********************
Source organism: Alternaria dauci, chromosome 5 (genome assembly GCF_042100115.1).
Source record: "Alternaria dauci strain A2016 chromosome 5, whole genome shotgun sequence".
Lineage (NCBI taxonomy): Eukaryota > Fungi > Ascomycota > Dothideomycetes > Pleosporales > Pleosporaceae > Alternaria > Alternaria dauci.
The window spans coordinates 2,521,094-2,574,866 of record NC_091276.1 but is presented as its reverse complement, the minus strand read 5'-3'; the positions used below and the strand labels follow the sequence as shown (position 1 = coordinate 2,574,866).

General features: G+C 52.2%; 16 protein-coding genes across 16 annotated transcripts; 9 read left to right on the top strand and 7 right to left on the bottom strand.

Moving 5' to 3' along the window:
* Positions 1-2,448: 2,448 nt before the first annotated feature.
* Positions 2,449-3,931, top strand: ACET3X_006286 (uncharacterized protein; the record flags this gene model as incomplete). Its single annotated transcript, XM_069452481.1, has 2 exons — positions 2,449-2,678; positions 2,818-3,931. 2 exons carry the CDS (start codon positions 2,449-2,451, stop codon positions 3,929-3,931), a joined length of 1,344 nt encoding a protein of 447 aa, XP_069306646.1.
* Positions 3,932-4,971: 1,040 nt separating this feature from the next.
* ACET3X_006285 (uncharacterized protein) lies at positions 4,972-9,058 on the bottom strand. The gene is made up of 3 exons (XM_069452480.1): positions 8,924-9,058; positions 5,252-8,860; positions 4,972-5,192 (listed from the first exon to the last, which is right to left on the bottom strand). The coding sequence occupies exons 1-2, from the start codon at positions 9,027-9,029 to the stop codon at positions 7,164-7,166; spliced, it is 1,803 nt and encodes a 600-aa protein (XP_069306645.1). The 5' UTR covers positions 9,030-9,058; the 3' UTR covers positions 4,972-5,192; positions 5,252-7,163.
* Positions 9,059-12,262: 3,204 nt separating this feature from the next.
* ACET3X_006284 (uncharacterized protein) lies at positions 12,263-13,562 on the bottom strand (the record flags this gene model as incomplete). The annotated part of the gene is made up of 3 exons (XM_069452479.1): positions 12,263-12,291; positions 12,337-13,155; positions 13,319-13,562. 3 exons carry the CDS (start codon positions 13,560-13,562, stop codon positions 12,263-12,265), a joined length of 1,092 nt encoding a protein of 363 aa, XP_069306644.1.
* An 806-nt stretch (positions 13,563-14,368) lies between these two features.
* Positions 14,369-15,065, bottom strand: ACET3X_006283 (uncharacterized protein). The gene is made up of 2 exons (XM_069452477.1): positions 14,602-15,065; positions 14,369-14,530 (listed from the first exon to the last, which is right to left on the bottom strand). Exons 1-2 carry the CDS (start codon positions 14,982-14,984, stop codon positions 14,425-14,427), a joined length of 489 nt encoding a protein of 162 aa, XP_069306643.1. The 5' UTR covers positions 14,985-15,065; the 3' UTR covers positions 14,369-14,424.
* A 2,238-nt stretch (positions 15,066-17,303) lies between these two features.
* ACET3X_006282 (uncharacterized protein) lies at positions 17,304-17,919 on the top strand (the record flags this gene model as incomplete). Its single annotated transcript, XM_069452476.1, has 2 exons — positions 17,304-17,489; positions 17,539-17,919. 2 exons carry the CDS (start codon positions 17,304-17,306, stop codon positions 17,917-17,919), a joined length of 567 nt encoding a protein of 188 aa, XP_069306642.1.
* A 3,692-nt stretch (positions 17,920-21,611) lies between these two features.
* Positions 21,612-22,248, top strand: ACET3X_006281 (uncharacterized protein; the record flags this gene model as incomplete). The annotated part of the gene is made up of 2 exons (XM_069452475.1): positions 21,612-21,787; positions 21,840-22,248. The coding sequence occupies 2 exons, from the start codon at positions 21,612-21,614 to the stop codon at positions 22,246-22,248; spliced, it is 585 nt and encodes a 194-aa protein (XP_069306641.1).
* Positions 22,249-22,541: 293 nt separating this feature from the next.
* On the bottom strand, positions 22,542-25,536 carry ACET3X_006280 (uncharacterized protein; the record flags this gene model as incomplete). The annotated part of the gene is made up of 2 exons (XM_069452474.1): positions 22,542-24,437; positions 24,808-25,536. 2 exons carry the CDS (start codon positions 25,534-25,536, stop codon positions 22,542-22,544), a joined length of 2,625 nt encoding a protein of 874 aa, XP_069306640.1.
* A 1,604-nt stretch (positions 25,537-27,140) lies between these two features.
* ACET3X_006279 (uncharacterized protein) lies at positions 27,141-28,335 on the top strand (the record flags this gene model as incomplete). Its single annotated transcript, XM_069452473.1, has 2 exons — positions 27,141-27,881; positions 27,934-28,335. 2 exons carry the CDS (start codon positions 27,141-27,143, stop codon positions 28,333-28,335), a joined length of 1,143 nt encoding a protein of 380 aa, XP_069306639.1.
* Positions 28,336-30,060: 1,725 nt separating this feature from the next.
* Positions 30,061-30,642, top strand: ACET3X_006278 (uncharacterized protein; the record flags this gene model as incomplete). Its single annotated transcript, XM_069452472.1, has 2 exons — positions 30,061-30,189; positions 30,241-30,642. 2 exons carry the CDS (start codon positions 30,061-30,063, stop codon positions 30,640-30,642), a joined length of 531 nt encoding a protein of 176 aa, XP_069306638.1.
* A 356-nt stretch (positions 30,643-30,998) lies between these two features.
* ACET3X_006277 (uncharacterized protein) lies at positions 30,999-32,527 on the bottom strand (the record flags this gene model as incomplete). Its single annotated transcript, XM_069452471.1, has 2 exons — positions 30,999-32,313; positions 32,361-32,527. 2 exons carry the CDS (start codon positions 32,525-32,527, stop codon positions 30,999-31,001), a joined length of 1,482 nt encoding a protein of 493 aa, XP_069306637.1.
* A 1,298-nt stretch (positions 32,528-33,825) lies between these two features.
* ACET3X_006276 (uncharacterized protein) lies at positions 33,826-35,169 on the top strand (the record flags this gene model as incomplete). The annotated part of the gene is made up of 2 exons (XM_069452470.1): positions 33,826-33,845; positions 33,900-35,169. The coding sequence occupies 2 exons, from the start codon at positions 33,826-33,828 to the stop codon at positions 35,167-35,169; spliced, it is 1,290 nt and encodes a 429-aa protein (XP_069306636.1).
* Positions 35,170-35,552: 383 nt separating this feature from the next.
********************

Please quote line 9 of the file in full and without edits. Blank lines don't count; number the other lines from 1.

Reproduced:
* Positions 3,932-4,971: 1,040 nt separating this feature from the next.